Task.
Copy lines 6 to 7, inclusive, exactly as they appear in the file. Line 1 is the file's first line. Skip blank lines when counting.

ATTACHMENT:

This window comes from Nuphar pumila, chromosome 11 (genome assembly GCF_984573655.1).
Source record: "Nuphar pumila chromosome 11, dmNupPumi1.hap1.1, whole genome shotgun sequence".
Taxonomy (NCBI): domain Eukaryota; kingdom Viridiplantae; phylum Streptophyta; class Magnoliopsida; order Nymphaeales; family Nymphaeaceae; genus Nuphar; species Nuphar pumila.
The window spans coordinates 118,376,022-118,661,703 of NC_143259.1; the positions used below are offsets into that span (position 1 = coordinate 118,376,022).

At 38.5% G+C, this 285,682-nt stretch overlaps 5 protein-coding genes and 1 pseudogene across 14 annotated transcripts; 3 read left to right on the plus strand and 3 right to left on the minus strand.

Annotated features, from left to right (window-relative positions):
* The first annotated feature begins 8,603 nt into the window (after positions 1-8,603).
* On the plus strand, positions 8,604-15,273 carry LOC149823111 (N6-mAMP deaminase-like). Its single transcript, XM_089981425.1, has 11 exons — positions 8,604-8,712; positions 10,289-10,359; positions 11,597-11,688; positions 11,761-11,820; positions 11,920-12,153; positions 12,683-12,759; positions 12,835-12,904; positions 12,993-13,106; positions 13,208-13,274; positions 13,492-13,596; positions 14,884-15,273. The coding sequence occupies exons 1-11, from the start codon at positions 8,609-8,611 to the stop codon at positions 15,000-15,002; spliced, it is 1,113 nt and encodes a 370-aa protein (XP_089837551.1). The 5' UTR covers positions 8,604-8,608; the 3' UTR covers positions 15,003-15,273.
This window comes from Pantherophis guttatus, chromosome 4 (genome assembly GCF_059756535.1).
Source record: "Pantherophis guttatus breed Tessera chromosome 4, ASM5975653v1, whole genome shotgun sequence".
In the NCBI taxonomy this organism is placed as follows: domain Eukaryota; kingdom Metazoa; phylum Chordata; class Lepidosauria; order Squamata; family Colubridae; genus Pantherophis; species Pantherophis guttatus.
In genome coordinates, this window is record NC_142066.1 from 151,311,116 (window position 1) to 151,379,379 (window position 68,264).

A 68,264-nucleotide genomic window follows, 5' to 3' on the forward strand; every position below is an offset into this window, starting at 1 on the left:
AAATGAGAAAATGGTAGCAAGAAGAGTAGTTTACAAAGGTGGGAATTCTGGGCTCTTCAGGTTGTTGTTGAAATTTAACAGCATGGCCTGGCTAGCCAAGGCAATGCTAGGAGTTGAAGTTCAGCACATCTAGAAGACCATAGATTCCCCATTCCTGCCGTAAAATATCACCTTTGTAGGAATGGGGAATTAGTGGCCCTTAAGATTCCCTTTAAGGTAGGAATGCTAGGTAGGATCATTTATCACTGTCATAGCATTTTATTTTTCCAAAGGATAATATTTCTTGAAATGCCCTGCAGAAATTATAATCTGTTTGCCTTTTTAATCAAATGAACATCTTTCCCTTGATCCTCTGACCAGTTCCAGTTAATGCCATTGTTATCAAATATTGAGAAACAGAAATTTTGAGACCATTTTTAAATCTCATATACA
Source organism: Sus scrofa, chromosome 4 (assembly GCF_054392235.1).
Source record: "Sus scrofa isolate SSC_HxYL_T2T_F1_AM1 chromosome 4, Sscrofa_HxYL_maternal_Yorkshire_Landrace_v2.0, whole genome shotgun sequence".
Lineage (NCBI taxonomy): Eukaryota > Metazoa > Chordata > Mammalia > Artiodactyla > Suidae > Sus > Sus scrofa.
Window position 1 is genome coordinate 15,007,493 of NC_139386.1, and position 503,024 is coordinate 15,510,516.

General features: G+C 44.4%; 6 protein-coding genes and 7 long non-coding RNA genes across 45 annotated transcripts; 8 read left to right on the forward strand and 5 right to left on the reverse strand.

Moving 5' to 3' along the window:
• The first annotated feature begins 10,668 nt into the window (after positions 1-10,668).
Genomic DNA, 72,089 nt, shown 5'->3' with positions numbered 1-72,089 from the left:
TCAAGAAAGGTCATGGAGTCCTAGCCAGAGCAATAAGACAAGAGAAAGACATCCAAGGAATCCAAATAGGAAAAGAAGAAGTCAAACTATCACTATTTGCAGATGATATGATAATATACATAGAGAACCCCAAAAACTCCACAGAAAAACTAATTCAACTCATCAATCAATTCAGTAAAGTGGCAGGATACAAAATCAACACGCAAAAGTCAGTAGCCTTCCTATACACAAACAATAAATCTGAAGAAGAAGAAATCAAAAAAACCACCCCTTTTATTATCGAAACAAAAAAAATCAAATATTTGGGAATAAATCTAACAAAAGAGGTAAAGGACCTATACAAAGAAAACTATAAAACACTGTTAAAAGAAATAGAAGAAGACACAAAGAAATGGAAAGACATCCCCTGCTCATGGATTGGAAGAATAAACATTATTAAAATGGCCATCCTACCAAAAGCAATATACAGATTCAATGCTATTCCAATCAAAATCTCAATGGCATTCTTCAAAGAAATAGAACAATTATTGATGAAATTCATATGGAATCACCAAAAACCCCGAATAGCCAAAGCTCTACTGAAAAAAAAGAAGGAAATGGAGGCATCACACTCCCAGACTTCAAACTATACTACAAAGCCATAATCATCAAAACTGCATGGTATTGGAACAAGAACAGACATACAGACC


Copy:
Annotated features, from left to right (window-relative positions):
* The first annotated feature begins 8,603 nt into the window (after positions 1-8,603).